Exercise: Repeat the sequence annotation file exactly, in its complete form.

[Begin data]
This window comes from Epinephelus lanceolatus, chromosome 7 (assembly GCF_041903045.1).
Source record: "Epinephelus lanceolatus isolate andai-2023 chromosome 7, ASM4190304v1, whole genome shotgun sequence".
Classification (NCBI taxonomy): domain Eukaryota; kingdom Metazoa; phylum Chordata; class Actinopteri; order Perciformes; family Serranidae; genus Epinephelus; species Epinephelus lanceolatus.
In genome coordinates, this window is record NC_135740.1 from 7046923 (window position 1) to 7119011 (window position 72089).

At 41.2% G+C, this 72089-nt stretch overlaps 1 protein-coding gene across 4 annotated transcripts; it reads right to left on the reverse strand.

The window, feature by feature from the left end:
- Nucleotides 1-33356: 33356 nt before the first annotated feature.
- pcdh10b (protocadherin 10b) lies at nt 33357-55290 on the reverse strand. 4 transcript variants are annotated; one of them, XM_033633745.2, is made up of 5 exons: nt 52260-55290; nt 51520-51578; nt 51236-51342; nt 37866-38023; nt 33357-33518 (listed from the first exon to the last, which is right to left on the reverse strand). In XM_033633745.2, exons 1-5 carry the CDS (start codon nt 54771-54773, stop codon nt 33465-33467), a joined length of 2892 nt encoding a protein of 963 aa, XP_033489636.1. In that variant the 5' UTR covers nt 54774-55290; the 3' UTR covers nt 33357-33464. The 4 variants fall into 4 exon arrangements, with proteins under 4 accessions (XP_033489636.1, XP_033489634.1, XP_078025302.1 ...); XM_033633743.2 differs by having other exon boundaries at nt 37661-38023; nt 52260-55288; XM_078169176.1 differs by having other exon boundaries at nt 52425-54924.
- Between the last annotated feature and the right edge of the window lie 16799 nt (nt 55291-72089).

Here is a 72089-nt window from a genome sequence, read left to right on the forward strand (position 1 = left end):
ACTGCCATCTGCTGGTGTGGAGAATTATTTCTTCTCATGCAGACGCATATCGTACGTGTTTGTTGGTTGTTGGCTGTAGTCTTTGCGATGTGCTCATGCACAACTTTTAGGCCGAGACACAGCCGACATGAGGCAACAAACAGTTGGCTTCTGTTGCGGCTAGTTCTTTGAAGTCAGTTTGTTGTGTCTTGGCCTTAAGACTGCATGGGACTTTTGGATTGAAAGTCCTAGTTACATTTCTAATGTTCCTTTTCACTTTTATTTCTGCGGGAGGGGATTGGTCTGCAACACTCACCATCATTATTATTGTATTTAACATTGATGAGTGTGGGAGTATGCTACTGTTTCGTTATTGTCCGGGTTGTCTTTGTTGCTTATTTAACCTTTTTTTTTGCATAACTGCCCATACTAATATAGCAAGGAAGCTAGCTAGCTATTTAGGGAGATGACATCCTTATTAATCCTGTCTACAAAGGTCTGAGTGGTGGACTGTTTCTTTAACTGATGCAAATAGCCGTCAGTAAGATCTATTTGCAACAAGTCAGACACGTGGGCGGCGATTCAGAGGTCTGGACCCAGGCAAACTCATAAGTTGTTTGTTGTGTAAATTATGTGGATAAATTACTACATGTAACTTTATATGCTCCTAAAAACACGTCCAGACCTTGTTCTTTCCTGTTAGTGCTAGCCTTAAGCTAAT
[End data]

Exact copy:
This window comes from Epinephelus lanceolatus, chromosome 7 (assembly GCF_041903045.1).
Source record: "Epinephelus lanceolatus isolate andai-2023 chromosome 7, ASM4190304v1, whole genome shotgun sequence".
Classification (NCBI taxonomy): domain Eukaryota; kingdom Metazoa; phylum Chordata; class Actinopteri; order Perciformes; family Serranidae; genus Epinephelus; species Epinephelus lanceolatus.
In genome coordinates, this window is record NC_135740.1 from 7046923 (window position 1) to 7119011 (window position 72089).

At 41.2% G+C, this 72089-nt stretch overlaps 1 protein-coding gene across 4 annotated transcripts; it reads right to left on the reverse strand.

The window, feature by feature from the left end:
- Nucleotides 1-33356: 33356 nt before the first annotated feature.
- pcdh10b (protocadherin 10b) lies at nt 33357-55290 on the reverse strand. 4 transcript variants are annotated; one of them, XM_033633745.2, is made up of 5 exons: nt 52260-55290; nt 51520-51578; nt 51236-51342; nt 37866-38023; nt 33357-33518 (listed from the first exon to the last, which is right to left on the reverse strand). In XM_033633745.2, exons 1-5 carry the CDS (start codon nt 54771-54773, stop codon nt 33465-33467), a joined length of 2892 nt encoding a protein of 963 aa, XP_033489636.1. In that variant the 5' UTR covers nt 54774-55290; the 3' UTR covers nt 33357-33464. The 4 variants fall into 4 exon arrangements, with proteins under 4 accessions (XP_033489636.1, XP_033489634.1, XP_078025302.1 ...); XM_033633743.2 differs by having other exon boundaries at nt 37661-38023; nt 52260-55288; XM_078169176.1 differs by having other exon boundaries at nt 52425-54924.
- Between the last annotated feature and the right edge of the window lie 16799 nt (nt 55291-72089).

Here is a 72089-nt window from a genome sequence, read left to right on the forward strand (position 1 = left end):
ACTGCCATCTGCTGGTGTGGAGAATTATTTCTTCTCATGCAGACGCATATCGTACGTGTTTGTTGGTTGTTGGCTGTAGTCTTTGCGATGTGCTCATGCACAACTTTTAGGCCGAGACACAGCCGACATGAGGCAACAAACAGTTGGCTTCTGTTGCGGCTAGTTCTTTGAAGTCAGTTTGTTGTGTCTTGGCCTTAAGACTGCATGGGACTTTTGGATTGAAAGTCCTAGTTACATTTCTAATGTTCCTTTTCACTTTTATTTCTGCGGGAGGGGATTGGTCTGCAACACTCACCATCATTATTATTGTATTTAACATTGATGAGTGTGGGAGTATGCTACTGTTTCGTTATTGTCCGGGTTGTCTTTGTTGCTTATTTAACCTTTTTTTTTGCATAACTGCCCATACTAATATAGCAAGGAAGCTAGCTAGCTATTTAGGGAGATGACATCCTTATTAATCCTGTCTACAAAGGTCTGAGTGGTGGACTGTTTCTTTAACTGATGCAAATAGCCGTCAGTAAGATCTATTTGCAACAAGTCAGACACGTGGGCGGCGATTCAGAGGTCTGGACCCAGGCAAACTCATAAGTTGTTTGTTGTGTAAATTATGTGGATAAATTACTACATGTAACTTTATATGCTCCTAAAAACACGTCCAGACCTTGTTCTTTCCTGTTAGTGCTAGCCTTAAGCTAAT